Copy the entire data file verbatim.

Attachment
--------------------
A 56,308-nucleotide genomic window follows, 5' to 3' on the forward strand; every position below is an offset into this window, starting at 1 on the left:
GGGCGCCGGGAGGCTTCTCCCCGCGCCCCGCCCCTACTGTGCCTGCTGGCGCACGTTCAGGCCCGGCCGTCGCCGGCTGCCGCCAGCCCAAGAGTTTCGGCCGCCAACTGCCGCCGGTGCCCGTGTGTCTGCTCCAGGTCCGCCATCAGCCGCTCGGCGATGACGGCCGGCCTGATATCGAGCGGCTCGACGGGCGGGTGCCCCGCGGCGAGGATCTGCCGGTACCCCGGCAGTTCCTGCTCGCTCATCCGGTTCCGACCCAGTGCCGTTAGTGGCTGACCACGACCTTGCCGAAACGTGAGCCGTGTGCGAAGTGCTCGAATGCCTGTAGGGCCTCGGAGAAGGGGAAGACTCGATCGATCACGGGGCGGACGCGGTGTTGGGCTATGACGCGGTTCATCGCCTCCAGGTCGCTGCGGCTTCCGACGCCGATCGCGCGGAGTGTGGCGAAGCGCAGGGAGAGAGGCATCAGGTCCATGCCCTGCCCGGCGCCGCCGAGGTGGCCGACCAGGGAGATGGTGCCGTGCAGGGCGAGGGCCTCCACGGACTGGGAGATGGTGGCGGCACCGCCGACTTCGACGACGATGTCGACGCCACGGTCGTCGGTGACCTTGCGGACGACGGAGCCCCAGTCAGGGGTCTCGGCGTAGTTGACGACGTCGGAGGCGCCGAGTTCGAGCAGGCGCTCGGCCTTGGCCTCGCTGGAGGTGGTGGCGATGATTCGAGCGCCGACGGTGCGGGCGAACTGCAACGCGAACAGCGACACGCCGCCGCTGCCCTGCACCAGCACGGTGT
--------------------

A 56,308-nucleotide genomic window follows, 5' to 3' on the forward strand; every position below is an offset into this window, starting at 1 on the left:
GGGCGCCGGGAGGCTTCTCCCCGCGCCCCGCCCCTACTGTGCCTGCTGGCGCACGTTCAGGCCCGGCCGTCGCCGGCTGCCGCCAGCCCAAGAGTTTCGGCCGCCAACTGCCGCCGGTGCCCGTGTGTCTGCTCCAGGTCCGCCATCAGCCGCTCGGCGATGACGGCCGGCCTGATATCGAGCGGCTCGACGGGCGGGTGCCCCGCGGCGAGGATCTGCCGGTACCCCGGCAGTTCCTGCTCGCTCATCCGGTTCCGACCCAGTGCCGTTAGTGGCTGACCACGACCTTGCCGAAACGTGAGCCGTGTGCGAAGTGCTCGAATGCCTGTAGGGCCTCGGAGAAGGGGAAGACTCGATCGATCACGGGGCGGACGCGGTGTTGGGCTATGACGCGGTTCATCGCCTCCAGGTCGCTGCGGCTTCCGACGCCGATCGCGCGGAGTGTGGCGAAGCGCAGGGAGAGAGGCATCAGGTCCATGCCCTGCCCGGCGCCGCCGAGGTGGCCGACCAGGGAGATGGTGCCGTGCAGGGCGAGGGCCTCCACGGACTGGGAGATGGTGGCGGCACCGCCGACTTCGACGACGATGTCGACGCCACGGTCGTCGGTGACCTTGCGGACGACGGAGCCCCAGTCAGGGGTCTCGGCGTAGTTGACGACGTCGGAGGCGCCGAGTTCGAGCAGGCGCTCGGCCTTGGCCTCGCTGGAGGTGGTGGCGATGATTCGAGCGCCGACGGTGCGGGCGAACTGCAACGCGAACAGCGACACGCCGCCGCTGCCCTGCACCAGCACGGTGT